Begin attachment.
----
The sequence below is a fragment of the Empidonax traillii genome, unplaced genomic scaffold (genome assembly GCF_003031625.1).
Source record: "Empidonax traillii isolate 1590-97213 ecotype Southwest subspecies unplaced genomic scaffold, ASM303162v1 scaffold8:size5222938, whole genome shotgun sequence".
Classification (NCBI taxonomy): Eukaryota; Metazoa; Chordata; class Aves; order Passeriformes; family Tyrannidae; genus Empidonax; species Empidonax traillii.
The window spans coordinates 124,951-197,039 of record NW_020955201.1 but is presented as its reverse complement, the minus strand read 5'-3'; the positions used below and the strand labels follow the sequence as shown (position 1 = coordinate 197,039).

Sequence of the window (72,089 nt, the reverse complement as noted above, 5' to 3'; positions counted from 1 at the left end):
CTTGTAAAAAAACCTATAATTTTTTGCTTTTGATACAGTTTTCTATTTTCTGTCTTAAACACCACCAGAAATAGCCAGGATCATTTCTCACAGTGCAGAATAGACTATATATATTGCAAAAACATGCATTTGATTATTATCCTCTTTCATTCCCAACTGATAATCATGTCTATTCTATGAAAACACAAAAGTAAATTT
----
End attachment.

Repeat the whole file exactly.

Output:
The sequence below is a fragment of the Empidonax traillii genome, unplaced genomic scaffold (genome assembly GCF_003031625.1).
Source record: "Empidonax traillii isolate 1590-97213 ecotype Southwest subspecies unplaced genomic scaffold, ASM303162v1 scaffold8:size5222938, whole genome shotgun sequence".
Classification (NCBI taxonomy): Eukaryota; Metazoa; Chordata; class Aves; order Passeriformes; family Tyrannidae; genus Empidonax; species Empidonax traillii.
The window spans coordinates 124,951-197,039 of record NW_020955201.1 but is presented as its reverse complement, the minus strand read 5'-3'; the positions used below and the strand labels follow the sequence as shown (position 1 = coordinate 197,039).

Sequence of the window (72,089 nt, the reverse complement as noted above, 5' to 3'; positions counted from 1 at the left end):
CTTGTAAAAAAACCTATAATTTTTTGCTTTTGATACAGTTTTCTATTTTCTGTCTTAAACACCACCAGAAATAGCCAGGATCATTTCTCACAGTGCAGAATAGACTATATATATTGCAAAAACATGCATTTGATTATTATCCTCTTTCATTCCCAACTGATAATCATGTCTATTCTATGAAAACACAAAAGTAAATTT